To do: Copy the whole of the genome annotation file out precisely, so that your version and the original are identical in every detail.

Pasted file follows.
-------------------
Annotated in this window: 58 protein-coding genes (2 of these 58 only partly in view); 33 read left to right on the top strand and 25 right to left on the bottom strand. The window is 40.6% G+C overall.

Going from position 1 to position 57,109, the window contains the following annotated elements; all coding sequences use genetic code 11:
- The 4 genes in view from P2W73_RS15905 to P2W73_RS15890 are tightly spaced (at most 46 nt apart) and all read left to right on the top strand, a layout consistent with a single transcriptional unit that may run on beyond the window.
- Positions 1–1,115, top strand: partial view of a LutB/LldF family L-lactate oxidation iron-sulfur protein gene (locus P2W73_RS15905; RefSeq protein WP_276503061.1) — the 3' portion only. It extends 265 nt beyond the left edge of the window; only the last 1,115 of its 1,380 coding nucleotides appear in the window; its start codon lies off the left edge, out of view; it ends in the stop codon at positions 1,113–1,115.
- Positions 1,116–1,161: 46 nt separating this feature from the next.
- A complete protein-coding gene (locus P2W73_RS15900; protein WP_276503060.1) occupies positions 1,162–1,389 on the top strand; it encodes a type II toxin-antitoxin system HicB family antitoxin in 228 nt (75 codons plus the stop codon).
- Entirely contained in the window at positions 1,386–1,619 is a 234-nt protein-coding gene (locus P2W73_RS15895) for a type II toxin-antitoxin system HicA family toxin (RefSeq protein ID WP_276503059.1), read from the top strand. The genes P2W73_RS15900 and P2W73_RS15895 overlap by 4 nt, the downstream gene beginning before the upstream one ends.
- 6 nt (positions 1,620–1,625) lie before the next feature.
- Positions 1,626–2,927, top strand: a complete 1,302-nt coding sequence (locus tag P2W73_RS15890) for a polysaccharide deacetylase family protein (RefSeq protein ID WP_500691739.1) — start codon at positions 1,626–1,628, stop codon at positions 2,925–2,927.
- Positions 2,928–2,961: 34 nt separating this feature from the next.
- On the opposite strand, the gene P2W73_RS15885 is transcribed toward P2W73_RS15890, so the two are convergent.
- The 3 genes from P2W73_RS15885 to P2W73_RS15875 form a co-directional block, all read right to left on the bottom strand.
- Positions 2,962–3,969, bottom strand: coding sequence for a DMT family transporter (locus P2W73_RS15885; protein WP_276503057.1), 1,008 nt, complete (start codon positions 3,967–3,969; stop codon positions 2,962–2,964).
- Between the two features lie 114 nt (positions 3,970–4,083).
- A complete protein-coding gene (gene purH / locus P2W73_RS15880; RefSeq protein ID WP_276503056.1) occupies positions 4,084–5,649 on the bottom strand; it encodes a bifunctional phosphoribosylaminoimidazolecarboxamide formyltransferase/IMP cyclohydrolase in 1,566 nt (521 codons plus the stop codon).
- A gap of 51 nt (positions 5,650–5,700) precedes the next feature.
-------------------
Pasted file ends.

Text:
Annotated in this window: 58 protein-coding genes (2 of these 58 only partly in view); 33 read left to right on the top strand and 25 right to left on the bottom strand. The window is 40.6% G+C overall.

Going from position 1 to position 57,109, the window contains the following annotated elements; all coding sequences use genetic code 11:
- The 4 genes in view from P2W73_RS15905 to P2W73_RS15890 are tightly spaced (at most 46 nt apart) and all read left to right on the top strand, a layout consistent with a single transcriptional unit that may run on beyond the window.
- Positions 1–1,115, top strand: partial view of a LutB/LldF family L-lactate oxidation iron-sulfur protein gene (locus P2W73_RS15905; RefSeq protein WP_276503061.1) — the 3' portion only. It extends 265 nt beyond the left edge of the window; only the last 1,115 of its 1,380 coding nucleotides appear in the window; its start codon lies off the left edge, out of view; it ends in the stop codon at positions 1,113–1,115.
- Positions 1,116–1,161: 46 nt separating this feature from the next.
- A complete protein-coding gene (locus P2W73_RS15900; protein WP_276503060.1) occupies positions 1,162–1,389 on the top strand; it encodes a type II toxin-antitoxin system HicB family antitoxin in 228 nt (75 codons plus the stop codon).
- Entirely contained in the window at positions 1,386–1,619 is a 234-nt protein-coding gene (locus P2W73_RS15895) for a type II toxin-antitoxin system HicA family toxin (RefSeq protein ID WP_276503059.1), read from the top strand. The genes P2W73_RS15900 and P2W73_RS15895 overlap by 4 nt, the downstream gene beginning before the upstream one ends.
- 6 nt (positions 1,620–1,625) lie before the next feature.
- Positions 1,626–2,927, top strand: a complete 1,302-nt coding sequence (locus tag P2W73_RS15890) for a polysaccharide deacetylase family protein (RefSeq protein ID WP_500691739.1) — start codon at positions 1,626–1,628, stop codon at positions 2,925–2,927.
- Positions 2,928–2,961: 34 nt separating this feature from the next.
- On the opposite strand, the gene P2W73_RS15885 is transcribed toward P2W73_RS15890, so the two are convergent.
- The 3 genes from P2W73_RS15885 to P2W73_RS15875 form a co-directional block, all read right to left on the bottom strand.
- Positions 2,962–3,969, bottom strand: coding sequence for a DMT family transporter (locus P2W73_RS15885; protein WP_276503057.1), 1,008 nt, complete (start codon positions 3,967–3,969; stop codon positions 2,962–2,964).
- Between the two features lie 114 nt (positions 3,970–4,083).
- A complete protein-coding gene (gene purH / locus P2W73_RS15880; RefSeq protein ID WP_276503056.1) occupies positions 4,084–5,649 on the bottom strand; it encodes a bifunctional phosphoribosylaminoimidazolecarboxamide formyltransferase/IMP cyclohydrolase in 1,566 nt (521 codons plus the stop codon).
- A gap of 51 nt (positions 5,650–5,700) precedes the next feature.